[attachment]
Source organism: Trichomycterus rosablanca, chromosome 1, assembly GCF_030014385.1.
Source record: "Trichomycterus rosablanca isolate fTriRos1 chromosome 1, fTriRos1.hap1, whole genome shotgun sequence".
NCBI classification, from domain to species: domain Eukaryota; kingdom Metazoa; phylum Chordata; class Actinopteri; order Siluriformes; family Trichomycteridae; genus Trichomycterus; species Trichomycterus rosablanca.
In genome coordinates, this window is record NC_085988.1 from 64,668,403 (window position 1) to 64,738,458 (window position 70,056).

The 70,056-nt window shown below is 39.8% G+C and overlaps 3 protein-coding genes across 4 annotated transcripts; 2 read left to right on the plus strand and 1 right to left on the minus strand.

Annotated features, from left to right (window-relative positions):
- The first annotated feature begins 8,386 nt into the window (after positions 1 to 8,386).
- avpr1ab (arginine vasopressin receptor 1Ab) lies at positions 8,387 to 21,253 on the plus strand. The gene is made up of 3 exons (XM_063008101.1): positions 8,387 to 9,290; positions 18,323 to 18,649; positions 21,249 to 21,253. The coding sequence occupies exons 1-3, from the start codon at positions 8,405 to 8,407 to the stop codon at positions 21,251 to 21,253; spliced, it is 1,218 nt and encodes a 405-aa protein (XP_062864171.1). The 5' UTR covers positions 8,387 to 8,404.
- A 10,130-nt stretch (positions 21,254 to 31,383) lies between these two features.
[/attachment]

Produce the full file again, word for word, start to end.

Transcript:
Source organism: Trichomycterus rosablanca, chromosome 1, assembly GCF_030014385.1.
Source record: "Trichomycterus rosablanca isolate fTriRos1 chromosome 1, fTriRos1.hap1, whole genome shotgun sequence".
NCBI classification, from domain to species: domain Eukaryota; kingdom Metazoa; phylum Chordata; class Actinopteri; order Siluriformes; family Trichomycteridae; genus Trichomycterus; species Trichomycterus rosablanca.
In genome coordinates, this window is record NC_085988.1 from 64,668,403 (window position 1) to 64,738,458 (window position 70,056).

The 70,056-nt window shown below is 39.8% G+C and overlaps 3 protein-coding genes across 4 annotated transcripts; 2 read left to right on the plus strand and 1 right to left on the minus strand.

Annotated features, from left to right (window-relative positions):
- The first annotated feature begins 8,386 nt into the window (after positions 1 to 8,386).
- avpr1ab (arginine vasopressin receptor 1Ab) lies at positions 8,387 to 21,253 on the plus strand. The gene is made up of 3 exons (XM_063008101.1): positions 8,387 to 9,290; positions 18,323 to 18,649; positions 21,249 to 21,253. The coding sequence occupies exons 1-3, from the start codon at positions 8,405 to 8,407 to the stop codon at positions 21,251 to 21,253; spliced, it is 1,218 nt and encodes a 405-aa protein (XP_062864171.1). The 5' UTR covers positions 8,387 to 8,404.
- A 10,130-nt stretch (positions 21,254 to 31,383) lies between these two features.